1. A powerful theme emerged in the responses to John Heilemann’s argument that Barack Obama’s lead in the polls over John McCain is constrained by fears of a black presidency (“The Color-Coded Campaign,” August 18), and it goes something like this: Well, I don’t like Obama, and I’m not a racist. My opposition is based on his inexperience and/or his radical liberalism. Some added a heavy dose of sarcasm, such as: “May I grovelingly apologize for being exposed as a vicious white racist because I openly mock Mr. Obama for having a résumé thinner than an anorexic supermodel, but with all her foreign-policy chops.” The blog Strategy ’08 took issue with Heilemann’s contention that in the primaries, Obama consistently underperformed relative to the poll numbers, suggesting that potential supporters had last-second misgivings about supporting a black candidate (the so-called “Bradley effect,” named for former Los Angeles mayor Tom Bradley): “In Wisconsin, Virginia, and numerous other states, Obama’s actual performance was way over what every poll actually suggested it would be.” The blogger then went on to cite an analysis showing that “averages across all states show that polls UNDERSTATED Obama’s support by about 3.3 percent.”
2. Another theme in the comments about both Heilemann’s story and the other articles in last week’s race issue was the opinion that simply talking about race perpetuates the problem. Patricia J. Williams also took heat for the opening anecdote in her analysis of how whites and blacks understand racism differently (“Talking About Not Talking About Race”). Williams described partially overhearing a conversation in which two white women discussed their ambivalence about Obama, and several readers faulted her for speculating about things she didn’t actually hear them say. But her story also elicited many expressions of gratitude, as well as positive notice from political blogs. Vanessa Grigoriadis’s examination of the Obamas’ marriage (“Black and Blacker”) drew its share of ad hominem, Web-style attacks, though a few kind words were thrown in, too, such as: “Thank you for your unflinching portrait of Michelle Obama. She is the archetype of the Black mother—strong, smart, resourceful, protective, stylish, and with a strong sense of humor!”
3. A new installment of the Sex Diaries, a week’s worth of physical encounters from an anonymous New Yorker, is posted every Monday on nymag.com’s Daily Intel blog, and typically, the comments pile right up, providing an interesting glimpse into the psychology of our readers. Apparently, nothing is easier to solve than someone else’s sexual dilemmas. Advice is dispensed freely; one recent example was The Possibly Cuckolded Wall Street Dad (June 16), who revealed the circumstantial evidence of his wife’s infidelity. Readers wanted to help him see the obvious: “Yup, she’s cheating”; “Solution: Get a dog”; “Is there any way we can get her to write one of these now? I bet it’s a shag-a-thon.” Readers often remark that the subjects are having too much sex—or, depending on the week, too little—and there is a semi-regular chorus of complaint that the diaries are all fabricated. How can they tell? Well, one argument goes, the men sound like women. “Ladies,” advised a skeptic, “if you’re going to try impersonating the men in print, please stay away from the flowery or subtle language. It’s a dead giveaway.” An intrepid soul has even started a mock tribute Website called Fake Sex Diaries. (For the record, while we cannot possibly guard against all embellishments, the diarists are real people, and they are subjected to a series of questions designed to catch inconsistencies.) We’ve noticed, too, that readers respond less to the actual sex in the diaries than to emotional complexity and depth of feeling. And the feedback is not always harsh. Last week’s 33-Year-Old Yearning for His First Real Relationship (August 11) nearly tipped the comments section into the Oprah zone: “You know what you’re looking for—and you’ll find him! Trust yourself.”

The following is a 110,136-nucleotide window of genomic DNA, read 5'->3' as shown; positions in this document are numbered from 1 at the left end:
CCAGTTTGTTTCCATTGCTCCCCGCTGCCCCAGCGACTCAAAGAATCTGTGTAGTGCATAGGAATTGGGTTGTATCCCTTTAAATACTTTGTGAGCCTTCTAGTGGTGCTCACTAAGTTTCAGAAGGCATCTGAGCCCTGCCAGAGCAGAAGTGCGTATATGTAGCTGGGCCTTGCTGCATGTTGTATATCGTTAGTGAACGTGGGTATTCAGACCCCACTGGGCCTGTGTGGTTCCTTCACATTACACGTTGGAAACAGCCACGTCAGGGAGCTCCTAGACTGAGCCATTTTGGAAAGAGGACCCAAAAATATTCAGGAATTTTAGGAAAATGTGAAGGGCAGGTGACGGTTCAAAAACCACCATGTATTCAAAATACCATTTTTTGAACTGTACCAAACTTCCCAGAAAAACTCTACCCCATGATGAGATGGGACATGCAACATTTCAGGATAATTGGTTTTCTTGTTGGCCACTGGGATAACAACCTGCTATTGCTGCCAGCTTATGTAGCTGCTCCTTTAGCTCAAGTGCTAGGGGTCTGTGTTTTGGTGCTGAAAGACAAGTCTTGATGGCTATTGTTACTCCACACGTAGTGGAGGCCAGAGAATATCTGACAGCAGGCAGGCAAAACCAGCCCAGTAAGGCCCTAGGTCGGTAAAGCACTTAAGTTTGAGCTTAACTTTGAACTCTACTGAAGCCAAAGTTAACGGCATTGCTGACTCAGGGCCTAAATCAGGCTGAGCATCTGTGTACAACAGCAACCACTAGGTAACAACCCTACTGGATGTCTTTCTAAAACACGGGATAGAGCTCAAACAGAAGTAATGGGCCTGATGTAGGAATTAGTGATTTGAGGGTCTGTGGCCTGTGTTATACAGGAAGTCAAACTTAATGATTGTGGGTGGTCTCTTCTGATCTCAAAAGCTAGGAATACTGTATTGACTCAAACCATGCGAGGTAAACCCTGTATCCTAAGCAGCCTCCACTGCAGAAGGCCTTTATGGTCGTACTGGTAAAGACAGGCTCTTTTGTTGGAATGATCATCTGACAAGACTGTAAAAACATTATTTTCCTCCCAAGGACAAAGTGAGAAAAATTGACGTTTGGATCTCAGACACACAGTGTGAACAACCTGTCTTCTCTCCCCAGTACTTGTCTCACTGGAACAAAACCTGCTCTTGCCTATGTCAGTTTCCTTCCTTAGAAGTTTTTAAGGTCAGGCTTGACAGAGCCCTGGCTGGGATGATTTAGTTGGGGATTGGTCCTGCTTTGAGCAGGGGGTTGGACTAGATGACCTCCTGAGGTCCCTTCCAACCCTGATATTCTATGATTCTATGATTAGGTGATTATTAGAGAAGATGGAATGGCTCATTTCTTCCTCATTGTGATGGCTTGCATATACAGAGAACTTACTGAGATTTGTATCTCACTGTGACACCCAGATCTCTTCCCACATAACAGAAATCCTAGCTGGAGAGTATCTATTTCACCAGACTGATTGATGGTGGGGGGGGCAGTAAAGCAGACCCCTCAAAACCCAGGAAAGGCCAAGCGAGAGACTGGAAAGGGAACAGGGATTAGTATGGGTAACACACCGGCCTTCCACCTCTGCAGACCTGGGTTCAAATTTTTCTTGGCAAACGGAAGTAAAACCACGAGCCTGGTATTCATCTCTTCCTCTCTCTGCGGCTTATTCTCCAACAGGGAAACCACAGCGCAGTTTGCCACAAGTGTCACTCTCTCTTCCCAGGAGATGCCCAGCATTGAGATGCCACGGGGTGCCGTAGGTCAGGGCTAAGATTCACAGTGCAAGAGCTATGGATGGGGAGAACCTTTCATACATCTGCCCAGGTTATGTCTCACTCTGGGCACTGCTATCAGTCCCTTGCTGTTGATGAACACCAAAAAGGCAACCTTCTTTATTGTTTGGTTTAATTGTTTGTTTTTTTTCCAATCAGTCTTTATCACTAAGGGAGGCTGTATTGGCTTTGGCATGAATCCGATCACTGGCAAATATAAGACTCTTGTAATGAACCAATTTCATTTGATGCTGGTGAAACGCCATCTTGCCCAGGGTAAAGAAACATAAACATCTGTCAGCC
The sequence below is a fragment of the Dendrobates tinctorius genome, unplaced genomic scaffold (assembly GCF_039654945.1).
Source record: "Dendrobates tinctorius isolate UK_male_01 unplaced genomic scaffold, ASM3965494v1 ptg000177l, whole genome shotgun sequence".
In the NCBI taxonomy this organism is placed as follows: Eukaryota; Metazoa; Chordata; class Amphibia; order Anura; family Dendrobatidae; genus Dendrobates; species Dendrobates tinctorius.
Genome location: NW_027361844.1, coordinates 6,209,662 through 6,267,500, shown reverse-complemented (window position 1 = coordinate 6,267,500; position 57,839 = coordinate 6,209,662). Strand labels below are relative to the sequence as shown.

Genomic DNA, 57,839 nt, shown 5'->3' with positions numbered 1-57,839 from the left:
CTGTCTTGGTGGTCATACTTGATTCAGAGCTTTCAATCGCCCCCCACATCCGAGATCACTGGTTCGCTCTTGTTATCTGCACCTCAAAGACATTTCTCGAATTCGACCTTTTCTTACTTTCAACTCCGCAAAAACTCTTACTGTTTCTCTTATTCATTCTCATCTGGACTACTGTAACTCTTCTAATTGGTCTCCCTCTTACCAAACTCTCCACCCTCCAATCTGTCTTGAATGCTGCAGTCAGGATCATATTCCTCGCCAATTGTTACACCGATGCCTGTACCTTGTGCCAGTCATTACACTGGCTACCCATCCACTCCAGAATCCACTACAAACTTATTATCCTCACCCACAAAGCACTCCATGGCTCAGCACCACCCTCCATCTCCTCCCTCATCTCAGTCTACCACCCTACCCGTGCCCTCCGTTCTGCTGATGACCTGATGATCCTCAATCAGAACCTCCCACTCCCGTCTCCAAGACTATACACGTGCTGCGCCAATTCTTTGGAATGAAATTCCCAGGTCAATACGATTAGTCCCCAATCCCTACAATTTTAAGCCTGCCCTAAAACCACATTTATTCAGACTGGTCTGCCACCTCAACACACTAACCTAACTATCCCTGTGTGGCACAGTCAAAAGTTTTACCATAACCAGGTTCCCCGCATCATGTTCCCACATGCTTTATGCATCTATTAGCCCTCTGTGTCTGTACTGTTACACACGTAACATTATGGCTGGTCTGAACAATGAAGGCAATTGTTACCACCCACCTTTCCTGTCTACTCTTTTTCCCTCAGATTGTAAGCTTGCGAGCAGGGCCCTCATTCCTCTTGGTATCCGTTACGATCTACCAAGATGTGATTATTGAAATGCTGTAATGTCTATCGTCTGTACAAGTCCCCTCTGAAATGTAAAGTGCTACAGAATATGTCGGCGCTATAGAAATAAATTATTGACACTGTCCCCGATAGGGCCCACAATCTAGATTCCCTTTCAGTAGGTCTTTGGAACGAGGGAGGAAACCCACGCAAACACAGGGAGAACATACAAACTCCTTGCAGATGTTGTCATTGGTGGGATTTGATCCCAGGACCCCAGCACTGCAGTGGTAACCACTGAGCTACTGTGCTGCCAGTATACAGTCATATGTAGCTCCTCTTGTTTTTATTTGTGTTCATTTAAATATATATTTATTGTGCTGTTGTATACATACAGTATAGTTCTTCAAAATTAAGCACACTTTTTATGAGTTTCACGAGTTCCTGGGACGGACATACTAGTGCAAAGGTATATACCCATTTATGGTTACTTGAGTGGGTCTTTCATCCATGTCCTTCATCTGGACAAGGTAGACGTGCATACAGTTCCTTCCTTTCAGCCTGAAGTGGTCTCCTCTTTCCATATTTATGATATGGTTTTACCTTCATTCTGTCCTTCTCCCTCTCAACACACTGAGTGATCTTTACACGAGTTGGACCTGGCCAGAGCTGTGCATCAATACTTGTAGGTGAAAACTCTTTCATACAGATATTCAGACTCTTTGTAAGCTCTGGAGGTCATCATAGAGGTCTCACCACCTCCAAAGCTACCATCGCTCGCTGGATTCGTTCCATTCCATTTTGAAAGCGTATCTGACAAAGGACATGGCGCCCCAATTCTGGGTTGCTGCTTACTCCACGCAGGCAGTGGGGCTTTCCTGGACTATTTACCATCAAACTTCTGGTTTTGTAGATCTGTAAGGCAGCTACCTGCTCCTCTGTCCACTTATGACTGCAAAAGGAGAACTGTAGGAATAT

4. Soap operas may be dying off, but there are still fierce loyalists out there, and we heard from them about Lauren Mechling’s story on the infusion of reality-show elements into Guiding Light (“The Culture Pages: Guiding Light,” August 18). “Are you kidding me? Ellen Wheeler save soaps? She’s killing Guiding Light! It isn’t just her take on reality TV; it’s the writing. Under her guidance, Guiding Light has taken strong, confident, capable female characters and reduced them to man-hungry baby-making machines.” Another fan simply pleaded for untrendy escapism: “We do want that ‘Calgon, take me away’ moment.”
In “The Color-Coded Campaign,” John Heilemann wrote, “In October, [Barack] Obama’s former pastor, [Reverend Jeremiah] Wright, will publish a new book and hit the road to promote it … ” This assertion was based on Wright’s public statement in April that he had a book in the works that would appear before the end of the year, as well as on statements by a number of Democrats, including some on Obama’s staff, that they were bracing for an October publication. But according to Wright’s daughter Jeri, no such book by her father will be published in that time frame. In the same article, Heilemann wrote that Obama’s “African grandfather fought in Patton’s army.” In fact, it was Obama’s other grandfather, his mother’s father, who did so.
In “What Do Crack Cocaine and Journalism Have in Common?” (August 11), Al Siegal should have been identified as assistant managing editor, not managing editor, of the New York Times.
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